FPI welcomes a new policy analyst to focus on housing and community development.
Florida has one of the most severe affordable housing crises in the nation. We have more cost-burdened renters than any other state, and declining a stock of affordable housing units. The rise in low-wage jobs coupled with limited affordable housing means that many Floridians are having to make impossible choices between paying rent and other priorities, like buying groceries and seeking medical care. Households of color tend to face these challenges more acutely.
Investing in affordable housing development has ripple effects throughout the economy, creating good-paying jobs, increasing the financial well-being of households, and generating revenue for the state. The Sadowski Housing Trust Fund is the state’s only vehicle for making long-term investments in affordable housing development. However, over the past few decades, funding slated for the trust fund has instead been diverted toward other purposes, forgoing tens of thousands of much-needed affordable housing units.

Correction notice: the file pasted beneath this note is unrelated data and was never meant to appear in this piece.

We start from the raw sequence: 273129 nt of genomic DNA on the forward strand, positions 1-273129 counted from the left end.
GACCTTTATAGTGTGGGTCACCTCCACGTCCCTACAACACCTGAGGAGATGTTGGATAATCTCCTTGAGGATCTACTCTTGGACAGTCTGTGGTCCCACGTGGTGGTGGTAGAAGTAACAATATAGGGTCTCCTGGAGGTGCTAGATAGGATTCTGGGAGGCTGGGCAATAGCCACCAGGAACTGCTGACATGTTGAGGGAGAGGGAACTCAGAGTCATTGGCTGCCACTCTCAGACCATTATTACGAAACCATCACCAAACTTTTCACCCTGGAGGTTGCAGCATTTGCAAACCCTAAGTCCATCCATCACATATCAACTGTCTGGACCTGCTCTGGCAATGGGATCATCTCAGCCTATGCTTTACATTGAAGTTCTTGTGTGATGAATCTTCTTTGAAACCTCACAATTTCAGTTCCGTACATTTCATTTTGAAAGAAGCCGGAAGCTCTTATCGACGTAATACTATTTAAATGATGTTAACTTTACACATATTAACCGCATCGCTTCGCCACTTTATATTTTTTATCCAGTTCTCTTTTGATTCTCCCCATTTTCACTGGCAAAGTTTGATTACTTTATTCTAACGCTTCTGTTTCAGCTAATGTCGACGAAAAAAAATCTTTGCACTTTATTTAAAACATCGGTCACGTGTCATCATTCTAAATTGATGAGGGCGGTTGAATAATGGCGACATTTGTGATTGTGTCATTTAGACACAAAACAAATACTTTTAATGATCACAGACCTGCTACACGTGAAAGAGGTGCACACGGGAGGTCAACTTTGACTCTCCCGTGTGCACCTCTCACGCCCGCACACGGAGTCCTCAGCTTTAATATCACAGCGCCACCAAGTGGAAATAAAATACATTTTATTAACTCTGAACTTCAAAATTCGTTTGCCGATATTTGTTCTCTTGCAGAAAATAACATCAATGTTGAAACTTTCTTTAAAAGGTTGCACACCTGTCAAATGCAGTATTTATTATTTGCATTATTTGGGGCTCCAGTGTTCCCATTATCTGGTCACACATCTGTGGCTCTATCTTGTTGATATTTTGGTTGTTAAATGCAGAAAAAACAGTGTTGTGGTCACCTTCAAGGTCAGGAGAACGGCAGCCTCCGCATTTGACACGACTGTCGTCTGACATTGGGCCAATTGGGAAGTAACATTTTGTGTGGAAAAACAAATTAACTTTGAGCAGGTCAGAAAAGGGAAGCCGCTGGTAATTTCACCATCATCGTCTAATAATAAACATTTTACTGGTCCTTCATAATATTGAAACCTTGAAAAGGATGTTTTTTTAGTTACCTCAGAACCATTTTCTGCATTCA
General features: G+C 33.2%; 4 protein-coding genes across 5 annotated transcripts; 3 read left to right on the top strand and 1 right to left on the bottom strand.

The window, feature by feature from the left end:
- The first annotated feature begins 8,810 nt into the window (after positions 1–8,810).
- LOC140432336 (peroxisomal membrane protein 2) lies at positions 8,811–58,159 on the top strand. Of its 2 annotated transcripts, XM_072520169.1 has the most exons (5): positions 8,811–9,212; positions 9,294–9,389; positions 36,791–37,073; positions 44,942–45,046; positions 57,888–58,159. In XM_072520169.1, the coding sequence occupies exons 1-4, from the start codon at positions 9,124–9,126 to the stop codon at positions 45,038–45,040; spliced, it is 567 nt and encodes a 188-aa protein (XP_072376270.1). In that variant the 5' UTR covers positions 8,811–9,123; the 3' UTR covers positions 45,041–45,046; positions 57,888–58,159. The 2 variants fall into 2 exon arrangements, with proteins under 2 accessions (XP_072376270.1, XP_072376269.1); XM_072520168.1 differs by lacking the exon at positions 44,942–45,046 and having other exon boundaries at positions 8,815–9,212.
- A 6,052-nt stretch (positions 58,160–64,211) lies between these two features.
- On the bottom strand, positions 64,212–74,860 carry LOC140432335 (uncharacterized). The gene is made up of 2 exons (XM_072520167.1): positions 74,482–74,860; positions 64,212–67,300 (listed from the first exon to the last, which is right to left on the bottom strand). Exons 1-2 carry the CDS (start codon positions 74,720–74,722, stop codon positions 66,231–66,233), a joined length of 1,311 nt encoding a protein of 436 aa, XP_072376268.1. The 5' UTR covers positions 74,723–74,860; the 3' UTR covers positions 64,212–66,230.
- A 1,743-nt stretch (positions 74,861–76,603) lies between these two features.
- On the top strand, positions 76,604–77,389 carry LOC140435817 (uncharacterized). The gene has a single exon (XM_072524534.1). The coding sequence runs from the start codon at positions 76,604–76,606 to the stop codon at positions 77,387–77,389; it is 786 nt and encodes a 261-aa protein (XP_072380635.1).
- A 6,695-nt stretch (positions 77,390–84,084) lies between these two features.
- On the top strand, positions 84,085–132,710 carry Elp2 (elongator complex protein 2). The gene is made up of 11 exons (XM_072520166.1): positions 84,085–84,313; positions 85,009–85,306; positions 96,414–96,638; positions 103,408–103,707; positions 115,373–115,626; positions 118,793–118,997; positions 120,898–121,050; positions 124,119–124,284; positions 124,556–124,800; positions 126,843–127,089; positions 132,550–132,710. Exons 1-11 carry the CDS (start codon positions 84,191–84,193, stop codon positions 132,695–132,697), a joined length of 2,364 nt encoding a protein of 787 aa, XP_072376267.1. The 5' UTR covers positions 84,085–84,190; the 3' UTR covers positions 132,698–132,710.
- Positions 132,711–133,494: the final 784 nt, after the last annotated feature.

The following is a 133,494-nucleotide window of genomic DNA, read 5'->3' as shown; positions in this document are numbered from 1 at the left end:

Years of funding “sweeps” — when the Legislature diverts dollars slated for the fund to use for other purposes — have undermined the Sadowski Housing Trust Fund. Lawmakers have swept more than $2 billion from the trust fund into the General Revenue Fund to support other appropriations. The Florida Housing Coalition estimates that these sweeps resulted in 94,000 foregone affordable housing units.
Expanding affordable housing is critical for meeting the needs of Florida’s current and future population. The Sadowski Housing Trust Fund was established as a mechanism to invest in the preservation and development of affordable housing, but the two-decade legacy of diverting funds for other uses has resulted in thousands of foregone housing units and a persistently tight housing market for low-income households. In order to alleviate the housing cost burden and make affordable housing more accessible, the state must commit to fully funding the Sadowski Housing Trust Fund.